Dick Cheney, the sitting Vice President, orchestrated the use of torture, secret prisons, and detention without charge. The vice president’s office played a central role in eliminating limits on coercion in U.S. custody, and created a distinction between forbidden “torture” and the use of “cruel, inhuman or degrading” methods of questioning which they advanced as permissible.

A hooded and wired Iraqi prisoner, believed to be Satar Jabar, who reportedly was told that he would be electrocuted if he fell off the box.

A hooded and wired Iraqi prisoner, believed to be Satar Jabar, who reportedly was told that he would be electrocuted if he fell off the box.

Donald Rumsfeld, the former Secretary of Defense, authorized the use of abusive interrogation methods at Guantánamo Bay Naval Base and Abu Ghraib. These methods included abuse, humiliation, torture, sodomy, and homicide.

Lynndie England and Charles Graner posing with prisoners ordered to form a human pyramid.

Lynndie England and Charles Graner posing with prisoners ordered to form a human pyramid.

John Ashcroft, the former US Attorney General, reportedly participated in National Security Council meetings authorizing specific forms of abuse on specific prisoners, and approved Office of Legal Counsel torture memoranda.

England pointing to a naked prisoner being forced to masturbate in front of his captors.

England pointing to a naked prisoner being forced to masturbate in front of his captors.

George Tenet, forner Director of the CIA, oversaw the Extraordinary Rendition Program (the extrajudicial transfer of a person from one state to another, particularly with regard to the alleged transfer of suspected terrorists to countries known to torture prisoners or to employ harsh interrogation techniques that may rise to the level of torture), as well as the abusive interrogation methods, including waterboarding, by CIA officials.

Sgt. Ivan Frederick sitting on an Iraqi detainee between two stretchers.

Sgt. Ivan Frederick sitting on an Iraqi detainee between two stretchers.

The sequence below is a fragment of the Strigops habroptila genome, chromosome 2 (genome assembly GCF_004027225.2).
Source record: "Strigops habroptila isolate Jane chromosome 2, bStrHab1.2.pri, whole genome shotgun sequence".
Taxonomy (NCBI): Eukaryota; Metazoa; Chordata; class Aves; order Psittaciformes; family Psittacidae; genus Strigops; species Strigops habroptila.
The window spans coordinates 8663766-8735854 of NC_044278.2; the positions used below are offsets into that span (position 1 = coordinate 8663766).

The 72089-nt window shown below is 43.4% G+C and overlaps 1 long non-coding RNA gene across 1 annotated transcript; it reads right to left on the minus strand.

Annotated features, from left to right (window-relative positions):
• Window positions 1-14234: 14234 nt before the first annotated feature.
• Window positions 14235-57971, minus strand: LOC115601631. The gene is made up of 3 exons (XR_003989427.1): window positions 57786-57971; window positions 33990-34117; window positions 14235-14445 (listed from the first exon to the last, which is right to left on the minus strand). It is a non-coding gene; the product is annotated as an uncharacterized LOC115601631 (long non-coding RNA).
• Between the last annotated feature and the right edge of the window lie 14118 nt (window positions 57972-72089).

John Yoo, the Deputy Assistant Attorney General for the Office of Legal Counsel, authored memos that tried to provide a legal basis for the torture and abuse of prisoners in U.S. custody.

United States soldier Spc. Graner prepares to punch restrained prisoners.

United States soldier Spc. Graner prepares to punch restrained prisoners.

Alberto Gonzales, the former White House Counsel, chaired discussions about the authorization of specific forms of torture and abuse, and urged the president not to apply the Geneva Conventions to many of the detainees.

Spc. Charles Graner poses over Manadel al-Jamadis corpse.

Spc. Charles Graner poses over Manadel al-Jamadi's corpse.

Condoleeza Rice, the current Secretary of State, chaired the National Security Council meetings reportedly authorizing specific forms of abuse on specific prisoners.

One of the previously unreleased images released in February 2006 by SBS in Australia, showing a man covered in excrement forced to pose for the camera.

One of the previously unreleased images released in February 2006 by SBS in Australia, showing a man covered in excrement forced to pose for the camera.

In my opinion, this should be fought against, tooth and nail, by the American People. Then, there should be clear and rigorous conditions placed on the whens, hows, and limitations of a Presidential Pardon.

The pardon should be made available to correct judicial error, not used for the sake of political expediency or to absolve an administration’s criminal activities.

And now the big question… if these and the many other accusations against the Bush Administration (especially those of fraudulent election activity and/or involvement with 911) are found to be true in a court of law, would it not be prudent to retroactively nullify the many laws and appointments that this administration has made?

What do you think?

•••

Sources include the ACLU’s letter and citations from Wikipedia

Advertisements